Vietnam is the world's 13th largest country at more than 90 million people, with approximately 60% under the age of 30. This young, vibrant country achieved middle income status and by 2013, GDP per capita had surpassed ~US$1,900, with that figure nearly 2.5 times higher in the country's commercial capital, Ho Chi Minh City.
Total healthcare expenditure in Vietnam topped US$10 billion in 2013, or ~6% of GDP, equalling approximately US$115 per person. With the government's effort to achieve universal health insurance by the end of 2014 and with consumer citing healthcare as a priority for disposable income spending, this figure will increase in the years ahead, continuing the strong trend of increasing healthcare expenditure that has been ongoing since 2000, when it increased at a CAGR of ~15% through 2010.
Vietnam Healthcare Delivery
Vietnam has more than 1,100 public hospitals, leading to 31 beds per 10,000 people, the highest proportion in the region. However, due to higher quality of care at facilities in Hanoi and Ho Chi Minh City, hospitals in these two cities treat ~60% of the country's patients, with some hospitals operating at 200% capacity.
Healthcare expenditure per capita (in current US$), 2013
Total Healthcare expenditure (in current US$), 2013
To address overcrowding at a few urban hospitals, the government has worked to improve the quality of care in provincial hospitals through skills trainings and doctor rotation programs, infrastructure upgrades, reimbursement requirements that patients move through the system by referral only, and the liberalization of rules regarding private investment in healthcare facilities.
Currently, there are approximately 140 private hospitals in Vietnam, accounting for less than 5% of total hospital beds with nearly 50% of these beds located in Hanoi and Ho Chi Minh City. To support the government's ambitious goal to have private hospital beds account for 20% of total beds by 2020, the government has offered tax incentives and preferential borrowing rates, as well as allocated land in urban areas for hospital development.
Vietnam Pharmaceutical Industry
While Vietnam’s ~US$3 billion pharmaceutical market is one of the smallest in the region, it is expected to grow the fastest at ~12%. Per capita, drug consumption reached ~US$33 in 2013, with that figure expected to climb to nearly US$45 by 2015, a figure nearly 3 times that in 2008. With public health insurance coverage expanding and incomes rising, the pharmaceutical industry will see continued strong growth moving forward, especially for drugs aimed at non-communicable diseases such as cancer and diabetes, which are increasing due to lifestyle changes and longer lifespans.
Total Hospital Bed Growth + government target, 2005-2020 (in thousands)
Approximately 60% of the pharmaceutical market is served through hospital tender channels, with two-thirds of that going to out-patients and the remainder to in-patient. The other 40% of the pharmaceutical market goes through pharmacy and commercial channels.
Currently, ~60% of Vietnam's pharmaceutical industry is served by imported drugs though several foreign pharmaceutical companies are expanding their operations into Vietnam due to Vietnam’s high growth potential, including a US$250 million investment from Japan's Nipro Pharma and as a US$75 million investment from Sanofi. For those without local manufacturing, they are not permitted to directly handle distribution unless they have a local manufacturing presence.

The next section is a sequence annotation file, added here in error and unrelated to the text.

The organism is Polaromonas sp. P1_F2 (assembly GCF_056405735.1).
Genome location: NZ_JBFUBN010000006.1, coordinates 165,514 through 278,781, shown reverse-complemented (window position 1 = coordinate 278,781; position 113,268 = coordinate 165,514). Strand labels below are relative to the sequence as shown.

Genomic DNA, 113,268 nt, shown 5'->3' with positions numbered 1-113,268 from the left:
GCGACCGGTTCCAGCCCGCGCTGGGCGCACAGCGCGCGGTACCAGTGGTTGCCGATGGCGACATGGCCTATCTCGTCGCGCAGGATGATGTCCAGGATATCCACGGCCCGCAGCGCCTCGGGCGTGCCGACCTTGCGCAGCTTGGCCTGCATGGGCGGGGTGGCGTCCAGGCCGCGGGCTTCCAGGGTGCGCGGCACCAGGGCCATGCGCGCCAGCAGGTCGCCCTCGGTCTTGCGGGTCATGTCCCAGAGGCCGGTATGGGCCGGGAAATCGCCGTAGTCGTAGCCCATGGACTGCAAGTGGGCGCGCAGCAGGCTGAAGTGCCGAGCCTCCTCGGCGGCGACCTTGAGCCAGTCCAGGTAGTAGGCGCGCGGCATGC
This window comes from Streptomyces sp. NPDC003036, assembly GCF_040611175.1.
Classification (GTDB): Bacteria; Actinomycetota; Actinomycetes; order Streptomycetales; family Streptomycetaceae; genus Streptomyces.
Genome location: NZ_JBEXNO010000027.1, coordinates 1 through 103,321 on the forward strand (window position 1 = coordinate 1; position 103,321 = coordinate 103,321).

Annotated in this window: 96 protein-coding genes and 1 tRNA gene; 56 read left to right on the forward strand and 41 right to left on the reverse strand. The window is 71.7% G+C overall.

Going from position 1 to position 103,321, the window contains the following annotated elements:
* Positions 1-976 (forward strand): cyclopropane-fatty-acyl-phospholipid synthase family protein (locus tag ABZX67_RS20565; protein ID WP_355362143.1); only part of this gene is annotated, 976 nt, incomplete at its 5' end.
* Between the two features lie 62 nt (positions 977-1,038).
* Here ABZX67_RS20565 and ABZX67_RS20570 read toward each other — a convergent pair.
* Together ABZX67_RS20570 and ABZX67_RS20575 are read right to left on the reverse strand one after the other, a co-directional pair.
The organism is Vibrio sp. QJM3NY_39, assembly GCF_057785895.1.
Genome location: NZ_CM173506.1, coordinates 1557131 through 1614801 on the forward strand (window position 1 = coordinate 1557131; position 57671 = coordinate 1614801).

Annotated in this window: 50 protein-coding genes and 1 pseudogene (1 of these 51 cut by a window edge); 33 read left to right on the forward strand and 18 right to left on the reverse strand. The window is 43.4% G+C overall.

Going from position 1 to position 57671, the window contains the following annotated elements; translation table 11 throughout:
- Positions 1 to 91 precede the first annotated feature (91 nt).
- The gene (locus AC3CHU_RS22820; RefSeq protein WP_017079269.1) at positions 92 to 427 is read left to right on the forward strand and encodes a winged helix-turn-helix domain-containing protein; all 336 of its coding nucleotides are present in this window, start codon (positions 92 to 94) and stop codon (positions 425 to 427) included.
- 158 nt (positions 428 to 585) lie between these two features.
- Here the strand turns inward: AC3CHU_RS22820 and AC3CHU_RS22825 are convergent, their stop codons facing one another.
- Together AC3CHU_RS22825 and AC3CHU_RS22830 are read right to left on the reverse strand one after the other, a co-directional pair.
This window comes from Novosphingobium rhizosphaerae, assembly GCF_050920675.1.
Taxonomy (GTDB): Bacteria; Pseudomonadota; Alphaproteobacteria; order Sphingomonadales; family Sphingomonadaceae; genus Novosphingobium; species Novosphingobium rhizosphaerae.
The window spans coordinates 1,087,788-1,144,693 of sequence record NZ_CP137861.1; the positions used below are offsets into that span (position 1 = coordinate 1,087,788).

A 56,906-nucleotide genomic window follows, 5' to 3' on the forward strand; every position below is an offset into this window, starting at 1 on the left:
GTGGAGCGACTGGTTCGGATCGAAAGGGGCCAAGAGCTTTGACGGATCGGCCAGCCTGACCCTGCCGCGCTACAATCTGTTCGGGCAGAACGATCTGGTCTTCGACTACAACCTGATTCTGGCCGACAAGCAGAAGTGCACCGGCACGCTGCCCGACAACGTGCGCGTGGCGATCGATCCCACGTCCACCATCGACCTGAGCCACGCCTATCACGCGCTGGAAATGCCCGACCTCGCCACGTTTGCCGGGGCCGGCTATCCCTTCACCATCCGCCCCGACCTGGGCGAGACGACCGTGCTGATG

Drug Consumption Per Capita, 2008-2015
Total Drug Consumption, 2008-2015
Vietnam Medical Device Industry
Vietnam's medical device industry reached nearly US$200 million by 2012, with growth expected to drive the industry to more than US$380 million by 2018 as a result of rising healthcare expenditures, government and ODA plans to upgrade rural and provincial hospitals, and expanding hospital infrastructure, in both public and private facilities. Currently, demand from public hospitals represents 70% of overall demand.
Vietnam Medical Device Market Size, 2012-2018
Due to limited local manufacturing capabilities, approximately 95% of the market is served by imports, with lower-value products such as hospital beds and syringes being produced locally. However, while import regulations are not overly complex for medtech companies, distribution is limited to companies with a local manufacturing presence. Otherwise, representative offices must work through local distributors to penetrate the market.
Age of medical equipment stock ( 2013 )
Much of Vietnam's medical equipment is outdated and in need of an upgrade. As of 2013, only 25% of it was less than 10 years old, with 35% of it being more than 20 years old. Further driving medical equipment purchases and upgrades is that many rural and provincial hospitals do not meet the government's quotas for specific medical equipment. As a result, the government and donor agencies such as the World Bank have recently embarked on plans focusing on upgrading these facilities, while also issuing regulations allowing larger hospitals to receive private bank funding for equipment purchases as well as allowing private hospitals increased financial autonomy to increase revenues and medtech financing options.